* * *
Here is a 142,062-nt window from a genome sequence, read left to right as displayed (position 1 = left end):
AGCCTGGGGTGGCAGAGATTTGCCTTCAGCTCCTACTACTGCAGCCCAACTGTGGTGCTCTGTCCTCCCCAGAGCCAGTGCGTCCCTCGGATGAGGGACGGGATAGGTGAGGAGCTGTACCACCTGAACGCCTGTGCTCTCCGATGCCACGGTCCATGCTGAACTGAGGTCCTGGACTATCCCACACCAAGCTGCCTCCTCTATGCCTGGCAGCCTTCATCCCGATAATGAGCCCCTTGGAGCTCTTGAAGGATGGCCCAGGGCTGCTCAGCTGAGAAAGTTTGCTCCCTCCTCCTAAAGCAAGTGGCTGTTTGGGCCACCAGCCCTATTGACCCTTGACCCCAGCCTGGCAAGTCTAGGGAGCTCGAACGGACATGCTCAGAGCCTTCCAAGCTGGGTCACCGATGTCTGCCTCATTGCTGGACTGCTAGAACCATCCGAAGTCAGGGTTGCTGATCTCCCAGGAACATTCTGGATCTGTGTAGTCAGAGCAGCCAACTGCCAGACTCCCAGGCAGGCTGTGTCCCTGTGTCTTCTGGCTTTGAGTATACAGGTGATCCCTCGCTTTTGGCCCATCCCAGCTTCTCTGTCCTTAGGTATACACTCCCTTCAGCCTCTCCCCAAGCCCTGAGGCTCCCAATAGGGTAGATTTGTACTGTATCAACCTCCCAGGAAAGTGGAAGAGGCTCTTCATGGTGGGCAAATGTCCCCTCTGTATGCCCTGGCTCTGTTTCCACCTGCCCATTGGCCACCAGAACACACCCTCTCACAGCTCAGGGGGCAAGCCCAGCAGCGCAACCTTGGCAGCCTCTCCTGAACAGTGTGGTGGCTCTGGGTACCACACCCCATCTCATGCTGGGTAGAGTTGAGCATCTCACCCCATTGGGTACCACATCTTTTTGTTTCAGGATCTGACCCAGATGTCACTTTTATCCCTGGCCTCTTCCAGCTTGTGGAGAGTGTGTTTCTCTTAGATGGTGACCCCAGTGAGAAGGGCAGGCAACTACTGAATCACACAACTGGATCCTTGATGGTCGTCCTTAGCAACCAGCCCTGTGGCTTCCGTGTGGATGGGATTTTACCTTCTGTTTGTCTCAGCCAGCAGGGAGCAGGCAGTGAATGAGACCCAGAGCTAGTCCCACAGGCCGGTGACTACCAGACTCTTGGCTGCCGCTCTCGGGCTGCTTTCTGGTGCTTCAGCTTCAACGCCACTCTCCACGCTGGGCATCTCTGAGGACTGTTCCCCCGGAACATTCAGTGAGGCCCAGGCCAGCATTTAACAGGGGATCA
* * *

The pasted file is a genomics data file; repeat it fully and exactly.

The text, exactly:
Here is a 142,062-nt window from a genome sequence, read left to right as displayed (position 1 = left end):
AGCCTGGGGTGGCAGAGATTTGCCTTCAGCTCCTACTACTGCAGCCCAACTGTGGTGCTCTGTCCTCCCCAGAGCCAGTGCGTCCCTCGGATGAGGGACGGGATAGGTGAGGAGCTGTACCACCTGAACGCCTGTGCTCTCCGATGCCACGGTCCATGCTGAACTGAGGTCCTGGACTATCCCACACCAAGCTGCCTCCTCTATGCCTGGCAGCCTTCATCCCGATAATGAGCCCCTTGGAGCTCTTGAAGGATGGCCCAGGGCTGCTCAGCTGAGAAAGTTTGCTCCCTCCTCCTAAAGCAAGTGGCTGTTTGGGCCACCAGCCCTATTGACCCTTGACCCCAGCCTGGCAAGTCTAGGGAGCTCGAACGGACATGCTCAGAGCCTTCCAAGCTGGGTCACCGATGTCTGCCTCATTGCTGGACTGCTAGAACCATCCGAAGTCAGGGTTGCTGATCTCCCAGGAACATTCTGGATCTGTGTAGTCAGAGCAGCCAACTGCCAGACTCCCAGGCAGGCTGTGTCCCTGTGTCTTCTGGCTTTGAGTATACAGGTGATCCCTCGCTTTTGGCCCATCCCAGCTTCTCTGTCCTTAGGTATACACTCCCTTCAGCCTCTCCCCAAGCCCTGAGGCTCCCAATAGGGTAGATTTGTACTGTATCAACCTCCCAGGAAAGTGGAAGAGGCTCTTCATGGTGGGCAAATGTCCCCTCTGTATGCCCTGGCTCTGTTTCCACCTGCCCATTGGCCACCAGAACACACCCTCTCACAGCTCAGGGGGCAAGCCCAGCAGCGCAACCTTGGCAGCCTCTCCTGAACAGTGTGGTGGCTCTGGGTACCACACCCCATCTCATGCTGGGTAGAGTTGAGCATCTCACCCCATTGGGTACCACATCTTTTTGTTTCAGGATCTGACCCAGATGTCACTTTTATCCCTGGCCTCTTCCAGCTTGTGGAGAGTGTGTTTCTCTTAGATGGTGACCCCAGTGAGAAGGGCAGGCAACTACTGAATCACACAACTGGATCCTTGATGGTCGTCCTTAGCAACCAGCCCTGTGGCTTCCGTGTGGATGGGATTTTACCTTCTGTTTGTCTCAGCCAGCAGGGAGCAGGCAGTGAATGAGACCCAGAGCTAGTCCCACAGGCCGGTGACTACCAGACTCTTGGCTGCCGCTCTCGGGCTGCTTTCTGGTGCTTCAGCTTCAACGCCACTCTCCACGCTGGGCATCTCTGAGGACTGTTCCCCCGGAACATTCAGTGAGGCCCAGGCCAGCATTTAACAGGGGATCA